“Remember those 14-year highs” in the dollar index? “No, nor does anyone else,” says Katie Martin in the Financial Times. Soggy inflation in the US has put back the expected timetable of further US interest-rate hikes, and Donald Trump’s inability to get anything done has also tempered enthusiasm for the greenback. The talk of the forex market is now the euro. It has climbed to a two-year peak against the US dollar. The euro index, which tracks it against a basket of trading partners’ currencies, is also at a two-year high.
Could the euro dent the European stockmarket rally? The eurozone relies more on exports than Britain or America, which are relatively closed economies, so a higher euro could undermine growth by making exports more expensive and will also reduce the value of foreign earnings. But the currency jitters look overdone.
For one thing, the currency is just one factor determining the earnings outlook, not the key one. A weak euro “did not save Europe from a six-year profit malaise” in the early part of this decade, as Karen Olney of UBS told the FT. So we shouldn’t expect a stronger one to be pivotal either. On that subject, it isn’t actually that strong anyway after years of decline. The euro index is still miles off its 2008 peak.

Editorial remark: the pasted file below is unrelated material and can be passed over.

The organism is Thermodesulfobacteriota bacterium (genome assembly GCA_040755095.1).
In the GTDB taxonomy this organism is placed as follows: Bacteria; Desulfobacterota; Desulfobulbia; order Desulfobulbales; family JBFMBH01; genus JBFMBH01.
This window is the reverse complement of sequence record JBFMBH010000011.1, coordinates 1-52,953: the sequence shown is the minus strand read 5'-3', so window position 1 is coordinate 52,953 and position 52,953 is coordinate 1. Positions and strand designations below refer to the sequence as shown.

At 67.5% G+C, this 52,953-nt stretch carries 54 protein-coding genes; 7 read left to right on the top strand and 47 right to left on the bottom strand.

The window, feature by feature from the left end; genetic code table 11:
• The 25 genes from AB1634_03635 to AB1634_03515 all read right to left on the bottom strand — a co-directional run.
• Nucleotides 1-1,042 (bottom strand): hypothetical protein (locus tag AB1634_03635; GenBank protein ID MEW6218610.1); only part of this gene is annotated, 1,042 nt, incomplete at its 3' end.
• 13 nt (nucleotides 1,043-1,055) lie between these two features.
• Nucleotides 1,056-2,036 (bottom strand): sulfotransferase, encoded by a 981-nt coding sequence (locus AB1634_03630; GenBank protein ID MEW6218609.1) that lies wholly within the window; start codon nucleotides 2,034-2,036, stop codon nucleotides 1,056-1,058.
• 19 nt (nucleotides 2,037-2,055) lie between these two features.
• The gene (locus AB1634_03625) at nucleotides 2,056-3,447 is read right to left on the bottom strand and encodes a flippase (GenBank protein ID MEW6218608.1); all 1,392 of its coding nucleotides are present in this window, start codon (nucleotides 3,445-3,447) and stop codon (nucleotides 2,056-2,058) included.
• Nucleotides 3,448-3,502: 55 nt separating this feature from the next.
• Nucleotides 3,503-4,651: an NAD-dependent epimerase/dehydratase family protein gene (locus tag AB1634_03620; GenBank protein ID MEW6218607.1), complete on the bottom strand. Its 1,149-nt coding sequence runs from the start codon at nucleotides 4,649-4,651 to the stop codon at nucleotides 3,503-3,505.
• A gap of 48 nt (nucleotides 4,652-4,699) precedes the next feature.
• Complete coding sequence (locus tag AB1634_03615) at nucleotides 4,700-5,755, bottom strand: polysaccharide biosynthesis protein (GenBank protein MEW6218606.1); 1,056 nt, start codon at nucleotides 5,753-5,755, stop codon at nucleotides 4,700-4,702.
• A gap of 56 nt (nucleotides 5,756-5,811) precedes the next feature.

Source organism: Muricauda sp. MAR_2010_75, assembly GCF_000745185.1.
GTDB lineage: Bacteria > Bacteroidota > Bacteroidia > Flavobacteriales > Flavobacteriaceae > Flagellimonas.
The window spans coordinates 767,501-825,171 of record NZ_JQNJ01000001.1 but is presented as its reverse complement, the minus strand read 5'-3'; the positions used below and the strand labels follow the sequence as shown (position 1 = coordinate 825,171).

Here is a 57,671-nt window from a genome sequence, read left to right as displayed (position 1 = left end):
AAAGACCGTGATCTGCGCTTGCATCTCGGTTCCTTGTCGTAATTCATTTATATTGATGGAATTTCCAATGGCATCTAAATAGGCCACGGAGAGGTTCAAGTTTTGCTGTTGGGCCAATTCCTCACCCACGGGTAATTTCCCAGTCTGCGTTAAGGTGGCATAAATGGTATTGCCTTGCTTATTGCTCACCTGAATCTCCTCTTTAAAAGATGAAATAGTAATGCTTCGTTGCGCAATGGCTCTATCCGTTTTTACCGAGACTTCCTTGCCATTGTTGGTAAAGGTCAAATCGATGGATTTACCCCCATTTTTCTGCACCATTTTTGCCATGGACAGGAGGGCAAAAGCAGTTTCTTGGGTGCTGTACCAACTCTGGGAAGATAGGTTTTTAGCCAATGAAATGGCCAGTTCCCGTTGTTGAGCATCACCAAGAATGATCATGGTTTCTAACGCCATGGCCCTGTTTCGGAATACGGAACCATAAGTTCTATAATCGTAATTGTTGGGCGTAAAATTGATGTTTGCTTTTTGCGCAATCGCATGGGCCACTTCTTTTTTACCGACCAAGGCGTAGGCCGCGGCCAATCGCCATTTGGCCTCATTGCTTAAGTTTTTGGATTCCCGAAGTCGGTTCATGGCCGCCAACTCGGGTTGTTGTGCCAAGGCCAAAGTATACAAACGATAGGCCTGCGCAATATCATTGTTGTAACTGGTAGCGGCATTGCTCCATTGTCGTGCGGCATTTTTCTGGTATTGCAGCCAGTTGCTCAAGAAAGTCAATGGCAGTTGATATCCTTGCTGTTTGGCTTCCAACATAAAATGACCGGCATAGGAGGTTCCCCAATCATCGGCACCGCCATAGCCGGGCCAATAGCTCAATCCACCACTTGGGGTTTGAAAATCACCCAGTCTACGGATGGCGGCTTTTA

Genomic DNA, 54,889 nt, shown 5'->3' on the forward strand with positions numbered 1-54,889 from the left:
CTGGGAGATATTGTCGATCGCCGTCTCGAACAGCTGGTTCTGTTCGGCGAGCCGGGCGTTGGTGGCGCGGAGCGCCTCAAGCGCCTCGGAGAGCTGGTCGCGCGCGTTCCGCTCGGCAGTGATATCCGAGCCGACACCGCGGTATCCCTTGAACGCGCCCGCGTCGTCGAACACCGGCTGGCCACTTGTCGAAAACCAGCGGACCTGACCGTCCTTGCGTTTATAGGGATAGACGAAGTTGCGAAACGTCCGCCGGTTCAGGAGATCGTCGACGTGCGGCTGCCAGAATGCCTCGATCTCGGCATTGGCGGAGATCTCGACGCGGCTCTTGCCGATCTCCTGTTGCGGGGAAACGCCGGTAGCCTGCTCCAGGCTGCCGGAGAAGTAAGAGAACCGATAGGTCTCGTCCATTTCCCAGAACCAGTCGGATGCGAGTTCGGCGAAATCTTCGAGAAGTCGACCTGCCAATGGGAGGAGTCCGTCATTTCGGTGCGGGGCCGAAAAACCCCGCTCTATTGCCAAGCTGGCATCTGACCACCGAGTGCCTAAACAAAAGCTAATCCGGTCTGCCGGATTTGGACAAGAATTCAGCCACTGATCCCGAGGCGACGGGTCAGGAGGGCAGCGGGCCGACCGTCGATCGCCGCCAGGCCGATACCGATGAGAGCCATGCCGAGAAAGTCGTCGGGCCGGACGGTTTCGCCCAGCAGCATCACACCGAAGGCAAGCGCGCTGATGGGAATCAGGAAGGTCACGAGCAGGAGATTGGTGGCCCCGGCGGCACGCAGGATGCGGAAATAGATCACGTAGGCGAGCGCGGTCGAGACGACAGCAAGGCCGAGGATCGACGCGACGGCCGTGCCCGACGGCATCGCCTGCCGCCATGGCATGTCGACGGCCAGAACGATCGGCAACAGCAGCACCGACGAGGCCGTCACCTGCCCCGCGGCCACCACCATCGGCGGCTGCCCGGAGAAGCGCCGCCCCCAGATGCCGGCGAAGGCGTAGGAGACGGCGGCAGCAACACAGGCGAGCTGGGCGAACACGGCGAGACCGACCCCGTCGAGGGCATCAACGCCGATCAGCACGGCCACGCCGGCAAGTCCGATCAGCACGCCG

And just as German exporters in particular shrugged off a strong Deutschmark in the 1970s and 1990s, so Europe’s firms seem confident they can keep thriving now. An index gauging sentiment among German exporters has hit its highest level since 2011, says WirtschaftsWoche. Not only have they been able to compete on quality in the past, but the European and global economy is picking up, currently more than offsetting the headwind from a stronger currency. According to Deutsche Bank, the International Monetary Fund “sounded uncharacteristically certain” last month that global growth was gathering steam. “There is now no question mark over the… gain in momentum.” Eurozone corporate profits have also risen strongly of late.
In the meantime, European Central Bank president Mario Draghi appears to be in no hurry to remove his money-printing stimulus, while valuations remain reasonable, especially compared with the US. Another bullish factor is that “Europe’s banks are finally stabilising”, says The Wall Street Journal. “Grinding restructuring is starting to pay off.” It’s been a long trek, but investors’ focus is now on profitability, rather than capital cushions and bad loans. The encouraging backdrop suggests Europe’s rally will endure.